At 420 feet long and 82 feet wide, Healy is the Coast Guard’s largest cutter. Onboard you’ll find an impressive galley, large medical facility, science lounge, ship’s store, a library, and crews’ lounges, which all prove handy for a group who will be underway continuously for 65 days. Morale events are on-going for both the Coast Guard crew and science party, including trivia nights, movie marathons, and talent shows. Physical fitness classes and an oceanography course are also available to the crew.
As Healy heads further north to gather scientific samples, sea ice will become a constant companion. Ice in the northern latitudes greatly limits the reach of most research vessels. When scientists need to reach the furthest points in the Arctic, they board Healy.
“First and foremost, we are the Unites States’ premiere, high-latitude research vessel,” said Hamilton. “We are a 16,000-ton, 30,000-horsepower icebreaker that is capable of breaking four and a half feet of ice at three knots and over 10 feet of ice when we back and ram. This enables us to provide access throughout the Arctic.”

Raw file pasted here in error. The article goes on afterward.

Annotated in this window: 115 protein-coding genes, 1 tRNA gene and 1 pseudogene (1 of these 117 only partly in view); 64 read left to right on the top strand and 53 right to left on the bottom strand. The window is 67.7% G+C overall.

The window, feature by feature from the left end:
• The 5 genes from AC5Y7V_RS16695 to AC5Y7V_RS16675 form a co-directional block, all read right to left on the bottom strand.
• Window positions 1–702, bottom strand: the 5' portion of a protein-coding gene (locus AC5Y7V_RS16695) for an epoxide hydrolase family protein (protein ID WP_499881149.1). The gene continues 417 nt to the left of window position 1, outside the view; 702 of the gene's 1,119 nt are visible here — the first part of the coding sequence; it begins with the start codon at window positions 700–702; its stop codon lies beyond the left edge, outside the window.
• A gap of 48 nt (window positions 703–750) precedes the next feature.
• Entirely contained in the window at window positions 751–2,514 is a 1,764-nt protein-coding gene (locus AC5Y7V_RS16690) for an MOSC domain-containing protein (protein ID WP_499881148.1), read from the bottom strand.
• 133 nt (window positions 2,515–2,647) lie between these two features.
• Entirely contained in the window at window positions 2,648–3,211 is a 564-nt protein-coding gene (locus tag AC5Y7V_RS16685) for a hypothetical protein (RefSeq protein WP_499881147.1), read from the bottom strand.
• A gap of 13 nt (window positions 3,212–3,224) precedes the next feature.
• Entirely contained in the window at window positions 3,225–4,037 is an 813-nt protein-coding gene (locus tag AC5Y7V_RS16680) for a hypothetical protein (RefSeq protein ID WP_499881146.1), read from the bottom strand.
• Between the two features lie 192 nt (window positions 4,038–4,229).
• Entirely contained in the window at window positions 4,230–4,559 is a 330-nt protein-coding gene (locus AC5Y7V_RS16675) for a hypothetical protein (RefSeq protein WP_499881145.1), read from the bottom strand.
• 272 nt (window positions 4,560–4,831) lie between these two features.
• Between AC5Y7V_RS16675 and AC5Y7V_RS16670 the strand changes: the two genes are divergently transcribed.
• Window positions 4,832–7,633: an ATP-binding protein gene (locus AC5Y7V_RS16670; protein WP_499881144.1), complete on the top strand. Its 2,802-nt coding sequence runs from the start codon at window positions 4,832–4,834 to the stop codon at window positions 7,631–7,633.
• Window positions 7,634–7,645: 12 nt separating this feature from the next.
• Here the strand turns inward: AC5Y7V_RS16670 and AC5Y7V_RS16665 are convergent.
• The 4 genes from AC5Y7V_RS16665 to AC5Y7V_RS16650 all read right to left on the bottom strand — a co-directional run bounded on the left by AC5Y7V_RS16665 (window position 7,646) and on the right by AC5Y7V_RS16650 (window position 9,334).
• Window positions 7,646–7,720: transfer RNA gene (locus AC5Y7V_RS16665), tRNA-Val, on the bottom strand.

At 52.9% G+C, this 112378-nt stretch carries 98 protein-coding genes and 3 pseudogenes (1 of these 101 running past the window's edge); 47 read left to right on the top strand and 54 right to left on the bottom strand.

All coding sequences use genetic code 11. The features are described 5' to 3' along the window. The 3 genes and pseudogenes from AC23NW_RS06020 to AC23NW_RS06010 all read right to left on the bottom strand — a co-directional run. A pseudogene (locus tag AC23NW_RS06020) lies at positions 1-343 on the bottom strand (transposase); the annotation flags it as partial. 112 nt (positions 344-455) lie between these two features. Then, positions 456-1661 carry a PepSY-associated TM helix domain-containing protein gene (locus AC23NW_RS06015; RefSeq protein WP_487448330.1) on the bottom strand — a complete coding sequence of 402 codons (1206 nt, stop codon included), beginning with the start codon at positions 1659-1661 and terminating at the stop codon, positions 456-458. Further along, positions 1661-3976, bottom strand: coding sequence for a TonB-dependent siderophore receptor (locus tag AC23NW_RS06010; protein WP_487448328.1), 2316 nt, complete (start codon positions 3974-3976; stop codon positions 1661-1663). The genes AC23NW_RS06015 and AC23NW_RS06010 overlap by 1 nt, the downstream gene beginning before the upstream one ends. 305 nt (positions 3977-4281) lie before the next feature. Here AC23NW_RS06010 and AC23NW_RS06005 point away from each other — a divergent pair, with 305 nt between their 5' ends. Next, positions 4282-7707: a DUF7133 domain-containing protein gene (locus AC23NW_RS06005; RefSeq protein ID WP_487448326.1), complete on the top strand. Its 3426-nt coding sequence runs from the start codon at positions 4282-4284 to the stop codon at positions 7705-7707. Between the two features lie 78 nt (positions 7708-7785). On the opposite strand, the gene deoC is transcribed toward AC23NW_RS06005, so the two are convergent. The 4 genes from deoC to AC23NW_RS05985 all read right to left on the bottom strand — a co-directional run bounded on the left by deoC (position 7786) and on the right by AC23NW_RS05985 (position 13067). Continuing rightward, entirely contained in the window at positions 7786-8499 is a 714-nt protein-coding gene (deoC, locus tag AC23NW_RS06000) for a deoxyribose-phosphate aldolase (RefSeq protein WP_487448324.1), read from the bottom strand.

As Healy’s passageways are bustling with crew members conducting rounds and scientists carrying samples to and from labs, the ship feels alive as we transit the Bering Sea. Each person dutifully does their part to move the expedition forward, never forgetting the significance of accessing and studying an increasingly-important Arctic region.
“The U.S. is an Arctic nation,” said Hamilton. “The Coast Guard has provided presence and access to the Arctic region since the 1860s – the time of Capt. Mike Healy. This ship, which carries his name, continues that proud tradition. This summer we will demonstrate how we continue to provide access to the furthest regions of the globe.”